# Topology/Lesson 1

## What is a Topology?[edit | edit source]

The word "topology" has two meanings: it is both the name of a mathematical subject and the name of a mathematical structure. A *topology on a set * (as a mathematical strucure) is a collection of what are called "open subsets" of satisfying certain relations about their intersections, unions and complements. In the basic sense, Topology (the subject) is the study of structures arising from or related to topologies.

### Reading Assignment[edit | edit source]

- The following reading is suggested to help supplement this lesson.

- Wikibooks Topology book:
- Wikipedia articles:

### Definition (topology)[edit | edit source]

Let be a set. Then a *topology* on is a set such that the following conditions hold.

- (where denotes the power set of X)
- For we have
- For finite sets we have

The set together with the topology is called a *topological space* (or simply a *space*) and is commonly written as the pair Or, when is understood it may be omitted and we will simply say that is a topological space.

### Examples[edit | edit source]

Here are some very simple examples of topological spaces. For these examples, can be any set.

- Discrete topology
- The collection is called the
*discrete topology*on - Indiscrete topology
- The collection is called the
*indiscrete topology*or*trivial topology*on - Particular point topology
- Given a point the collection is called the
*particular-point topology*on

It is left as an exercise to verify that each of these three collections does indeed satisfy the axioms of a topology (conditions 1,2,3 in the definition above).

#### Reading supplement[edit | edit source]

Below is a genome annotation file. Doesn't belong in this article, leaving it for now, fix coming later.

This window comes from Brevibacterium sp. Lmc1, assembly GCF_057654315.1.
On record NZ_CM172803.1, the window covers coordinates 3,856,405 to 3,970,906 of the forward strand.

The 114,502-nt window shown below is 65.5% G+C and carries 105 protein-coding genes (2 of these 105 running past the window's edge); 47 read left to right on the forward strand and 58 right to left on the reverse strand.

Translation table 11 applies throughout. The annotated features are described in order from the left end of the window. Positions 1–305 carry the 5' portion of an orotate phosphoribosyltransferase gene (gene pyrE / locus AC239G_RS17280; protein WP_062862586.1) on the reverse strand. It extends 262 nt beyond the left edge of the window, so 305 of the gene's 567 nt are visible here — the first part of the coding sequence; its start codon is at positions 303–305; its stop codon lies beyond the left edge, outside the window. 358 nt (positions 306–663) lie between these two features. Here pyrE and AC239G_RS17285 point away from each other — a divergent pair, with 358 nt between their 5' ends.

See also Wikipedia articles:

### Definition (open set, closed set,neighborhood)[edit | edit source]

Suppose that is a topological space.

- Open set
- A set is
*open*if - Closed set
- A set is
*closed*if - Neighborhood
- For a point a set is a
*neighborhood of*if there is an open set such that

### Definition (closed topology)[edit | edit source]

- Alternate definition of a topology

Suppose that Then is a *closed topology* if

- for any we have and
- for any finite collection we have

Show that for any set the collection is a topology on if and only if the collection is a closed topology on

### Definition (interior, closure)[edit | edit source]

Let be a space and let

- Interior
- The
*interior of*(denoted ) is defined to be the union of all open sets contained in In other words, - Closure
- The
*closure of*(denoted ) is defined to be the intersection of all closed sets containing That is,

### Definition (basis)[edit | edit source]

Let be a space. Then a collection is a *basis* if for any point and any neighborhood of there is a basis element such that

The benefit of talking about a basis is that sometimes describing every open set is unwieldy. For example, describing an open set in the Euclidean plane would be difficult, but describing a basis is very easy. A basis of open sets in the plane is given by "open rectangles". That is forms a basis.

Once a basis is determined, a set is open if it is the union of basis elements. That is, if is a basis, then the topology is given by

### Definition (compact)[edit | edit source]

Let be a topological space. Then a set is *compact* if and only if every open cover of has a finite subcover.

#### Reading supplement[edit | edit source]

See also Wikipedia articles:

## Lesson Exercises[edit | edit source]

- Let be a three-point set. Then there are different subsets of How many of these are topologies on In other words, how many different 3-point topologies are there?
- Can you find a formula for the number of topologies on an -point set?
- Suppose that is such that for any there is a set containing and that for any two sets such that there is a set such that Show that the collection is a topology on and that is a basis for
- Let be such that for all there is a set which contains Then show that the collection is a basis for a topology on (using the criterion given in exercise 3). In this case, we call a
*subbasis*for - A basis for a topology is said to be
*minimal*if any proper collection is not a basis for Given a set find a minimal basis for the discrete topology - It is clear from the definition that Show that if then and
- Show that and that Use these facts to show that is open if and only if and is closed if and only if
- Is it true that for any set that Give a proof or a counterexample.
- Show that the collection
^{[1]}of open intervals is a basis for a topology on This is called the*standard topology on*

## Notes[edit | edit source]

- ↑ where